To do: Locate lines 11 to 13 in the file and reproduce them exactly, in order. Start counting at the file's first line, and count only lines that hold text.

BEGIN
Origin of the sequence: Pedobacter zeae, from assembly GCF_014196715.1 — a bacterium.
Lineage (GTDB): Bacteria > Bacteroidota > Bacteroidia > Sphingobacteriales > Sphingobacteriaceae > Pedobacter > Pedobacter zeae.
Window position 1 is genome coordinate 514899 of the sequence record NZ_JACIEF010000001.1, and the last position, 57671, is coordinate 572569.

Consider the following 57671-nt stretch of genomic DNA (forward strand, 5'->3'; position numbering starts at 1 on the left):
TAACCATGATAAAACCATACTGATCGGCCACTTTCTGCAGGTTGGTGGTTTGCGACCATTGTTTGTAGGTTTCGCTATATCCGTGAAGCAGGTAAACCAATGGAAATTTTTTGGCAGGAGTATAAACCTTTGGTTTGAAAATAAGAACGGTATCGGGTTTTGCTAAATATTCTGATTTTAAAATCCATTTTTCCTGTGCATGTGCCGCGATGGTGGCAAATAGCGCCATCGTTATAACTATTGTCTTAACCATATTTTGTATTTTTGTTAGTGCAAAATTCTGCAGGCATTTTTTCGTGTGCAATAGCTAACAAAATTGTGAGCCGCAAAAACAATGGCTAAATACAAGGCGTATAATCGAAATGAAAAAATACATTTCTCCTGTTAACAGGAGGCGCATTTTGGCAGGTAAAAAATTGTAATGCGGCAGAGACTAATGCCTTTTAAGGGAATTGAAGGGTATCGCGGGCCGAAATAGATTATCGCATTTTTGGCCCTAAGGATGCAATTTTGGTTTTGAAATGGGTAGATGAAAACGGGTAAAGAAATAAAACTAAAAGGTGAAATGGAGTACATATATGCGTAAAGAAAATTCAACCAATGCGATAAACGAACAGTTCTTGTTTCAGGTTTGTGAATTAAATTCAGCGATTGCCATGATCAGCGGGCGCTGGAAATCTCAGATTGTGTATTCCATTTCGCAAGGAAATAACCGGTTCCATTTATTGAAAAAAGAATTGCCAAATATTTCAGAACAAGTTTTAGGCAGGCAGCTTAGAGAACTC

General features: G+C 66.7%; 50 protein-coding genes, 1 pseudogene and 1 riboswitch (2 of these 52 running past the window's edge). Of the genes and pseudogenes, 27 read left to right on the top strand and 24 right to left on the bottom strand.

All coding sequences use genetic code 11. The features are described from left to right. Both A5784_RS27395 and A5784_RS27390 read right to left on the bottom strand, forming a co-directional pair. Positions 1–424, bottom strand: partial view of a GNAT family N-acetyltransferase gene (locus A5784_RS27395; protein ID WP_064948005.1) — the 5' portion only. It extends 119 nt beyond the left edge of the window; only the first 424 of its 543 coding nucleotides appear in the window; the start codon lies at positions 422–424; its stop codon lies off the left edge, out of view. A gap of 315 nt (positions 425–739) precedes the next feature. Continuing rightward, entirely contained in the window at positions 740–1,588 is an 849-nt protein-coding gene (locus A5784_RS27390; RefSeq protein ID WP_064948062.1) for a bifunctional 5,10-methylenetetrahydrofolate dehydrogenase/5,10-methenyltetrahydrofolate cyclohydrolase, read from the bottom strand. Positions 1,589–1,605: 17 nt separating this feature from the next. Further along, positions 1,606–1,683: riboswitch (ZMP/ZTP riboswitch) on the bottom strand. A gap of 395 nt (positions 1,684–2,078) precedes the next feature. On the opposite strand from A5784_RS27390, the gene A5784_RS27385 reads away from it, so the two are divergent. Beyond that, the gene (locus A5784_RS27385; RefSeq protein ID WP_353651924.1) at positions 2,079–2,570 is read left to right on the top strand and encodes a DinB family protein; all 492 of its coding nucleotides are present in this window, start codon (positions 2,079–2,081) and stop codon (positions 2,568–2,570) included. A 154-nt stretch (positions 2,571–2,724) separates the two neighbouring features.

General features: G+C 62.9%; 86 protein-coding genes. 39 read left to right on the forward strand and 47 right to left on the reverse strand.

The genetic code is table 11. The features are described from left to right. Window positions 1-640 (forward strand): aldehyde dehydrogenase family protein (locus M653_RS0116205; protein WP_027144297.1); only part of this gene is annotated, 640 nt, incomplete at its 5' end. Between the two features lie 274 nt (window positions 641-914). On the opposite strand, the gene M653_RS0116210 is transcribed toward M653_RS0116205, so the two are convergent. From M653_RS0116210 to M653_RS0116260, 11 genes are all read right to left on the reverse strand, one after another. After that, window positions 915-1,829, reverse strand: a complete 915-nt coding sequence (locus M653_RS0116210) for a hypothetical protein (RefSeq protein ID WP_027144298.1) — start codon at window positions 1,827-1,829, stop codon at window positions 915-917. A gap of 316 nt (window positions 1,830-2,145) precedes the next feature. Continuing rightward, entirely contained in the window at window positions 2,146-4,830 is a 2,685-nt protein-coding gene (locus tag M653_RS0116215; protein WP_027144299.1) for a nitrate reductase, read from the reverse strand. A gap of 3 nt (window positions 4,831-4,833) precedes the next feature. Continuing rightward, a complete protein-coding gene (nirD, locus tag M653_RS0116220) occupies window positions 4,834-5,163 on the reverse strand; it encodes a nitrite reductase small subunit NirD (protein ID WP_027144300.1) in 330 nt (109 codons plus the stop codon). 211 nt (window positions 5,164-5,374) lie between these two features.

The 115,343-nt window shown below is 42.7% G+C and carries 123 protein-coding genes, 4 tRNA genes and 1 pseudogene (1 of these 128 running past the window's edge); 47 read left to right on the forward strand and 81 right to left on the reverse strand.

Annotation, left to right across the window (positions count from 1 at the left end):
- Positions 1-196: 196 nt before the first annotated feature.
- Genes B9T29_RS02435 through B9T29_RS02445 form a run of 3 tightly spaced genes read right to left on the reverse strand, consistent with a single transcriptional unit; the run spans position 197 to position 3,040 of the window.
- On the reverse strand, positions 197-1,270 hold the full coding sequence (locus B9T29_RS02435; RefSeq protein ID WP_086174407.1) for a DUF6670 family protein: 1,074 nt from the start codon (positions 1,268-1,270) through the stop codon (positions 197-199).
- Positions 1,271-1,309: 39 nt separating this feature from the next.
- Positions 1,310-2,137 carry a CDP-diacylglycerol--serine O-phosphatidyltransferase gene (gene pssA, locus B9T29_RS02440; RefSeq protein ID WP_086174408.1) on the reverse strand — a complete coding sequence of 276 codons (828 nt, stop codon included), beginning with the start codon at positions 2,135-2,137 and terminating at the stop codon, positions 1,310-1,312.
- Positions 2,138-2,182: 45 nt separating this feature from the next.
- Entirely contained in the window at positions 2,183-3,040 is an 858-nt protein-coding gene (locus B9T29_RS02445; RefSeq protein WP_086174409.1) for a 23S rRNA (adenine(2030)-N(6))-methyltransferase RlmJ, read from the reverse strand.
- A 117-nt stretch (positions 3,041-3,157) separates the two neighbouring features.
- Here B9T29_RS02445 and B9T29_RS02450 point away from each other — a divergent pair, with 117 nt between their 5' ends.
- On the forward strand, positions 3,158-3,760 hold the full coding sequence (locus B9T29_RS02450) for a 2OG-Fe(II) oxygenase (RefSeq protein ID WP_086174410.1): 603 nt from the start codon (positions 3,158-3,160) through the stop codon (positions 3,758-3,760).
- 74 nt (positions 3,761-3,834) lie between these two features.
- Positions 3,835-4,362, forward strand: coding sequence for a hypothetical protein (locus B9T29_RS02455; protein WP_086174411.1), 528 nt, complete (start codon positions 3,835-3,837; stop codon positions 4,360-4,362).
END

Annotation, left to right across the window (positions count from 1 at the left end):
- Positions 1-196: 196 nt before the first annotated feature.
- Genes B9T29_RS02435 through B9T29_RS02445 form a run of 3 tightly spaced genes read right to left on the reverse strand, consistent with a single transcriptional unit; the run spans position 197 to position 3,040 of the window.